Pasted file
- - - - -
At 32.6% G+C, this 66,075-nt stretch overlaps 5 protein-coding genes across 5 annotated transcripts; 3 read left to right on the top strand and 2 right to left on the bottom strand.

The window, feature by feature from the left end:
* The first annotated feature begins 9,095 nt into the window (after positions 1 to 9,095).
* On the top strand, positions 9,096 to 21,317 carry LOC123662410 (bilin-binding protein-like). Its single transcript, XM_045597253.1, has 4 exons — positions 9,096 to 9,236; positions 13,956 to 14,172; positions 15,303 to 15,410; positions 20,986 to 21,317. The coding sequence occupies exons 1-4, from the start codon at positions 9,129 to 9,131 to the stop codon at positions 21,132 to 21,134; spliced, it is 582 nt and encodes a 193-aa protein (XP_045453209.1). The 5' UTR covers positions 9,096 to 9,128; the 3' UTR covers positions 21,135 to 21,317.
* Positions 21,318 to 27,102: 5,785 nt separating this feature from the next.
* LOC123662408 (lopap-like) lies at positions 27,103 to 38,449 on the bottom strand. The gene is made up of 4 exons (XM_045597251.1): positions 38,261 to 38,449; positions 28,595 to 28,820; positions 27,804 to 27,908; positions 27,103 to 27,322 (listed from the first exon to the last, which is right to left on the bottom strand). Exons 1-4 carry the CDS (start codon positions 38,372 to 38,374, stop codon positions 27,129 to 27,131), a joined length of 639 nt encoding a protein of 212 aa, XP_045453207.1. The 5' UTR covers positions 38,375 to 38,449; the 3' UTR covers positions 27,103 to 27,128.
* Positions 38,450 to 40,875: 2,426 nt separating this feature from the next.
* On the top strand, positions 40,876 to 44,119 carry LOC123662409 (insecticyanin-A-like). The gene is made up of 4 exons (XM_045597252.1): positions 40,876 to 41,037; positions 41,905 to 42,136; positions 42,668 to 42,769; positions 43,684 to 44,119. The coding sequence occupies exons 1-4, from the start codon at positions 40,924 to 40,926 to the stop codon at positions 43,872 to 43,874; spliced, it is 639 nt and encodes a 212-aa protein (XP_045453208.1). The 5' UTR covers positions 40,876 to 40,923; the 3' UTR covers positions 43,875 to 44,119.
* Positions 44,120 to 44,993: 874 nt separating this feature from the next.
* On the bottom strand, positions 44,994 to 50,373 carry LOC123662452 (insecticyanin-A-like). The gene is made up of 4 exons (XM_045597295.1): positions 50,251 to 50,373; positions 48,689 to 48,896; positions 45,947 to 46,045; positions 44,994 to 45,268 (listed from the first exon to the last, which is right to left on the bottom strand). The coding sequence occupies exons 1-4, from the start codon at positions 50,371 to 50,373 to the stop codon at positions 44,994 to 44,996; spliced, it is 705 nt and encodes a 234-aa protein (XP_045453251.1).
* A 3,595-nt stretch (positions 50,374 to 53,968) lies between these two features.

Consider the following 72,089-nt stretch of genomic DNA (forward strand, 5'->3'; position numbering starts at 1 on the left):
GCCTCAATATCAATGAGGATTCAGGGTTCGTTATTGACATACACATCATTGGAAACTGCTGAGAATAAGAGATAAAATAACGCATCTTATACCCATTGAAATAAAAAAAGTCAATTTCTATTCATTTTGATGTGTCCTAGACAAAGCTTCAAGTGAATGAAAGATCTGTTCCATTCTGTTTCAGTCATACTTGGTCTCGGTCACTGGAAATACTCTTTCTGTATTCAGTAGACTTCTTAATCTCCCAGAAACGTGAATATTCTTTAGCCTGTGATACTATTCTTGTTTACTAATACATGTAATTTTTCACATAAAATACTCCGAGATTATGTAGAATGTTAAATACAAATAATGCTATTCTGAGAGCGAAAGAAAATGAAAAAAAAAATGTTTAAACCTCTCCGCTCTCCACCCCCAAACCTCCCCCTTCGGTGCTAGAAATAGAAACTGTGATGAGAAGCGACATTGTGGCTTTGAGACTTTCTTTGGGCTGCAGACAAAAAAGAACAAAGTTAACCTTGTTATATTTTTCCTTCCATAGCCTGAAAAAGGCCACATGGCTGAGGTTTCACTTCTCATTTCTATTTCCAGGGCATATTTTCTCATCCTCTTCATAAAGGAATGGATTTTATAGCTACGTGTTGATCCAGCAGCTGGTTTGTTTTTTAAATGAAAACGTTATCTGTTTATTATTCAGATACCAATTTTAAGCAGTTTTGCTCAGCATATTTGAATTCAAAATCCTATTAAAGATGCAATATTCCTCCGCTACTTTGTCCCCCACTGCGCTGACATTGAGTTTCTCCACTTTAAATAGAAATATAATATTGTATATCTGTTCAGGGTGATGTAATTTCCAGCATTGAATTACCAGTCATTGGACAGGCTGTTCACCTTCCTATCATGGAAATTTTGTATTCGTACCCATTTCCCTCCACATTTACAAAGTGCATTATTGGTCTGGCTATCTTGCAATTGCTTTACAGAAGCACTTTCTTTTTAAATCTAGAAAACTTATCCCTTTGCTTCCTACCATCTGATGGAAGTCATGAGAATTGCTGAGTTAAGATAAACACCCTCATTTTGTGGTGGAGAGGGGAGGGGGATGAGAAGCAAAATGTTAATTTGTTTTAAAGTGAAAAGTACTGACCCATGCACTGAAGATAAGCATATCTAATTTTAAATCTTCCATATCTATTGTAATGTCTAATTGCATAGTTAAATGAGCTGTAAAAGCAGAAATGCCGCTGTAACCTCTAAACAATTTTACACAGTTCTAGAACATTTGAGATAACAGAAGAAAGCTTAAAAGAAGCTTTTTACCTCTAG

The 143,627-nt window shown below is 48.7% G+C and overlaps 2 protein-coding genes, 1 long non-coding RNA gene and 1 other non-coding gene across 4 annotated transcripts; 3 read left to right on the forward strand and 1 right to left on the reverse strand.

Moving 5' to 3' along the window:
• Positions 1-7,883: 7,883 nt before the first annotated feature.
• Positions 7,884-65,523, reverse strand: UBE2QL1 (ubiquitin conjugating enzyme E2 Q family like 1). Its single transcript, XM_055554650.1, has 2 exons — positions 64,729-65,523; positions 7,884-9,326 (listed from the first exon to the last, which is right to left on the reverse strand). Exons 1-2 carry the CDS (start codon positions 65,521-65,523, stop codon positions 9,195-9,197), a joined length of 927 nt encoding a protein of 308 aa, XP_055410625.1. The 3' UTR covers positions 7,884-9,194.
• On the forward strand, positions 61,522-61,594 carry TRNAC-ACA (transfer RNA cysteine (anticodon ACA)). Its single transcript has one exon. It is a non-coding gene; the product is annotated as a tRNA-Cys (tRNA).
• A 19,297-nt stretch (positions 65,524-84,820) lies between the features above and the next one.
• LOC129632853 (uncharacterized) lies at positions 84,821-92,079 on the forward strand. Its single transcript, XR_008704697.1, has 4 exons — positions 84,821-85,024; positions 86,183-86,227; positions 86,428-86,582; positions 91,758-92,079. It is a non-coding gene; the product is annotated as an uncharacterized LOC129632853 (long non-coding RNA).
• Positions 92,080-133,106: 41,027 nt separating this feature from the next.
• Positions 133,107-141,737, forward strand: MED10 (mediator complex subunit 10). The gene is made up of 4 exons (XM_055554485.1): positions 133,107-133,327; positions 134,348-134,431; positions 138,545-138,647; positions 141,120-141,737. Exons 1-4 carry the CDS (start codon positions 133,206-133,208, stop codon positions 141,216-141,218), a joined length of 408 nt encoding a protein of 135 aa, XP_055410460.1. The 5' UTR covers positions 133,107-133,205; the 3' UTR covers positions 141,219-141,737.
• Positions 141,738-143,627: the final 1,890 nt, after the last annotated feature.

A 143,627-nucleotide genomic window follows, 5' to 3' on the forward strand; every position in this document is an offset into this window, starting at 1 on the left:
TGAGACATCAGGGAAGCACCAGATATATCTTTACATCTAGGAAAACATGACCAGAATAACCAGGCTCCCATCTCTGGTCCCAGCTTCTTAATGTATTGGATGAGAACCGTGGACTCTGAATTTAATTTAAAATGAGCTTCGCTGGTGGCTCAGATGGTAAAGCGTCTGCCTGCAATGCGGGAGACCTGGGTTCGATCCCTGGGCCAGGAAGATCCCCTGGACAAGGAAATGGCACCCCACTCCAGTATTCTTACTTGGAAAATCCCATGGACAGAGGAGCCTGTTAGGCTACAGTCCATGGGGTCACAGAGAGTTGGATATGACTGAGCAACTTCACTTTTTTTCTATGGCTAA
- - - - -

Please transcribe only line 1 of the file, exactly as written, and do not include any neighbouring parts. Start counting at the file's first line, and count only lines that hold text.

At 32.6% G+C, this 66,075-nt stretch overlaps 5 protein-coding genes across 5 annotated transcripts; 3 read left to right on the top strand and 2 right to left on the bottom strand.